Yes, the taper talk has dialed back the inflation trades to a degree, but hasn‘t knocked them off in the least. In a reflation, both stocks and commodities do well, and we‘re still far away from worrying about weakening GDP growth rates (today‘s ADP and unemployment data are a good proof thereof) – in my view, worries about inflation not retreating nearly enough during this Treasury market lull (taking up this summer) would come into the picture first.
Moreover, the taper talk and market reaction to it, are exposing a key vulnerability in the Treasury market. The Fed is well aware that its ample support is a condition sine qua non, and that rising yields (rising real rates) aren‘t in the largest borrower and real economy‘s interests. Financial repression has to come into the picture, and that‘s one of the reasons why precious metals have been on a tear lately. We‘re also a long way from inflation breaking the back of stock market bulls:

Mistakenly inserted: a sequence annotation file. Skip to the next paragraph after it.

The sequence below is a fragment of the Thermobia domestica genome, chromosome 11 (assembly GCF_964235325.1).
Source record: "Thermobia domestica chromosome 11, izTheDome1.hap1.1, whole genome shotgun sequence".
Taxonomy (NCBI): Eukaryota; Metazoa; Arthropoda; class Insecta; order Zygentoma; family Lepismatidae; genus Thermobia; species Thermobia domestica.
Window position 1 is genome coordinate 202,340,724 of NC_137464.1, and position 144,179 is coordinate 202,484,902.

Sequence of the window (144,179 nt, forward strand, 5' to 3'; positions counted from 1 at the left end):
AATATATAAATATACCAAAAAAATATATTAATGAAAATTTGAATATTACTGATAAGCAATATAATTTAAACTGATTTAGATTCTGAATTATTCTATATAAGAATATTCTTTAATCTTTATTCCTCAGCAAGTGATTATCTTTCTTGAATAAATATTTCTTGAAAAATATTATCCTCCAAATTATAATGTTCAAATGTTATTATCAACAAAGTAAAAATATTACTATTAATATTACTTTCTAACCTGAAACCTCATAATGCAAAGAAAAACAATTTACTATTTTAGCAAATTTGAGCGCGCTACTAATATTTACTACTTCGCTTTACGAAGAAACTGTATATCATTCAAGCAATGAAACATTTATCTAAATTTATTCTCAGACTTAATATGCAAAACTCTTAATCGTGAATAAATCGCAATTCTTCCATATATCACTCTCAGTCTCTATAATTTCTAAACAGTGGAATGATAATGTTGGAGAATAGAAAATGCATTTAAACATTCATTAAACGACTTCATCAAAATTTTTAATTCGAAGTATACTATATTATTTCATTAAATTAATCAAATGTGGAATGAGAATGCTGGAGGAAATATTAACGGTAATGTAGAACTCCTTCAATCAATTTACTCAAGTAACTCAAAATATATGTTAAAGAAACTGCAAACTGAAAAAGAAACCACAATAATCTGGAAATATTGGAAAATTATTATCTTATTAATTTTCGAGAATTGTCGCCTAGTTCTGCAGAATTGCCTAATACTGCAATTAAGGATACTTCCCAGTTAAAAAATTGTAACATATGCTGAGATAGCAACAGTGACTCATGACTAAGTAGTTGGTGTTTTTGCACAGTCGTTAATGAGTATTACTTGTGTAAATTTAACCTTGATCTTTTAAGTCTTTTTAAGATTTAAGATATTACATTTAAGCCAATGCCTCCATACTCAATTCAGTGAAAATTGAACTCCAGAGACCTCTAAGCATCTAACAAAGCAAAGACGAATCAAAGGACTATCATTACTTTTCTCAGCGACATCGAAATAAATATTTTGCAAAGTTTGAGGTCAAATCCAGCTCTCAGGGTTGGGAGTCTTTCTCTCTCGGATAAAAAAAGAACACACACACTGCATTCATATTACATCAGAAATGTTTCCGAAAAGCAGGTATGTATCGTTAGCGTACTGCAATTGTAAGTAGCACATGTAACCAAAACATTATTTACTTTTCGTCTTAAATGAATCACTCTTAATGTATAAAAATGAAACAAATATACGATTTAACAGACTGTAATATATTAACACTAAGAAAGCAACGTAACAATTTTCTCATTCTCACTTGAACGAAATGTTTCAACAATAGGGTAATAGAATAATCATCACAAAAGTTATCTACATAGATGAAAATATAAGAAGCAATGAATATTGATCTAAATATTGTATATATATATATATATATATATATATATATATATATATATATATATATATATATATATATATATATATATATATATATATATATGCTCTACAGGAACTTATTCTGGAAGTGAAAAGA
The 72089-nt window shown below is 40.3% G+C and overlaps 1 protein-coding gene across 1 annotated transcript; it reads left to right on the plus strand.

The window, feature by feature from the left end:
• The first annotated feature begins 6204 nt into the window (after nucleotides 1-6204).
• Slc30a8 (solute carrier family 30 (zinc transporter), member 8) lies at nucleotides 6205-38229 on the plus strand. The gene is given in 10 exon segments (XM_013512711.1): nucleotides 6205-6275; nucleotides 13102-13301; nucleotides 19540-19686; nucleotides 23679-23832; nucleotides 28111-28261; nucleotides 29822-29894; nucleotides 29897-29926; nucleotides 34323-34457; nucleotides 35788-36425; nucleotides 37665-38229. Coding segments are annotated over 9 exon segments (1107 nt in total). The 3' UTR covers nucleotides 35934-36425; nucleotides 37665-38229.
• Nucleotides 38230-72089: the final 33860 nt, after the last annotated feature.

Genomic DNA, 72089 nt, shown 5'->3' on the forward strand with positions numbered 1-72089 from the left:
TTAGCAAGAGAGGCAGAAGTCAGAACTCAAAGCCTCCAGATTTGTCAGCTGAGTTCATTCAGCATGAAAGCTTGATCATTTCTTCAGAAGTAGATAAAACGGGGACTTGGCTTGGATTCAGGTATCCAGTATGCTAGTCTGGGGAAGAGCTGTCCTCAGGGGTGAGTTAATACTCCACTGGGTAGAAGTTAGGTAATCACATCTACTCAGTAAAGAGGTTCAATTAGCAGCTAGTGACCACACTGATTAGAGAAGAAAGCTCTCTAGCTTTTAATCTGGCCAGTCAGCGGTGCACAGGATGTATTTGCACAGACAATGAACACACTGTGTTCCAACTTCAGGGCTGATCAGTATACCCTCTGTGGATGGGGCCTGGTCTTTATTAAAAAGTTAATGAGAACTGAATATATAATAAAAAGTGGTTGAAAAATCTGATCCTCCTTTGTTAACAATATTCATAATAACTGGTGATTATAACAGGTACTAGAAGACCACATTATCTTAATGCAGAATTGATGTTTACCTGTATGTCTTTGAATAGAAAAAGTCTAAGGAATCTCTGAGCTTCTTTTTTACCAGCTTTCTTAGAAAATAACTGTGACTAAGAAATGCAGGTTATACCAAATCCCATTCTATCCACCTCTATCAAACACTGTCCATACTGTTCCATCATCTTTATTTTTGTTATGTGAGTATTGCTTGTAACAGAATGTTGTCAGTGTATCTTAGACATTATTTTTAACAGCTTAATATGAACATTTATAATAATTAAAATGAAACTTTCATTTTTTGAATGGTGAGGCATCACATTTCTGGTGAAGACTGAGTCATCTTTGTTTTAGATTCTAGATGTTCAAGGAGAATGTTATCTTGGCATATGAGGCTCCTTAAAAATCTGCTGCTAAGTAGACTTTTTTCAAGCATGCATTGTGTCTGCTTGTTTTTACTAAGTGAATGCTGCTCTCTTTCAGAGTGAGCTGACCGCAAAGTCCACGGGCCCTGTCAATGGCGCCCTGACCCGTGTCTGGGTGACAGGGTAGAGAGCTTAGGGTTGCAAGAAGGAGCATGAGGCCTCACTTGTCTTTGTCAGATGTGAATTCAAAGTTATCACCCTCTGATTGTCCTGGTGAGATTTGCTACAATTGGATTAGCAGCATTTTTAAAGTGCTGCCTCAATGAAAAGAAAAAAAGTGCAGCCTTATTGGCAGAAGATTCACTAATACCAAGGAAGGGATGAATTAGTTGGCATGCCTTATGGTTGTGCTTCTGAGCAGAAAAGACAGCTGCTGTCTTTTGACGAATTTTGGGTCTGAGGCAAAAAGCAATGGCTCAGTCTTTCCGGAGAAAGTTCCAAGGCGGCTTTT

(…) we‘re undergoing stock market and commodities‘ gyrations as we‘re settling into the new reality of higher inflation including expectations, which isn‘t yet putting the stock market to test. Neither the 10-year yield rising way over 2.5% would derail the sttock bull run – but the associated volatility would be keenly felt already at the 2% level. We‘re very far from that, meaning I am not worried about the stock market leadership baton passing exlusively over to tech (growth) stocks. That would equal panic.
Gold got spooked, and the PMs dive bore signs of panic, but like it or not, the weakness has been consistent with the commodities retreat. While gold is the ultimate currency, real money in the JPM‘s own admission, it‘s sensitive to real rates moves – and expectations thereof. These took a hit yesterday, and it was as I warned earlier, more readily apparent in silver. Quoting yesterday‘s comment at my own site: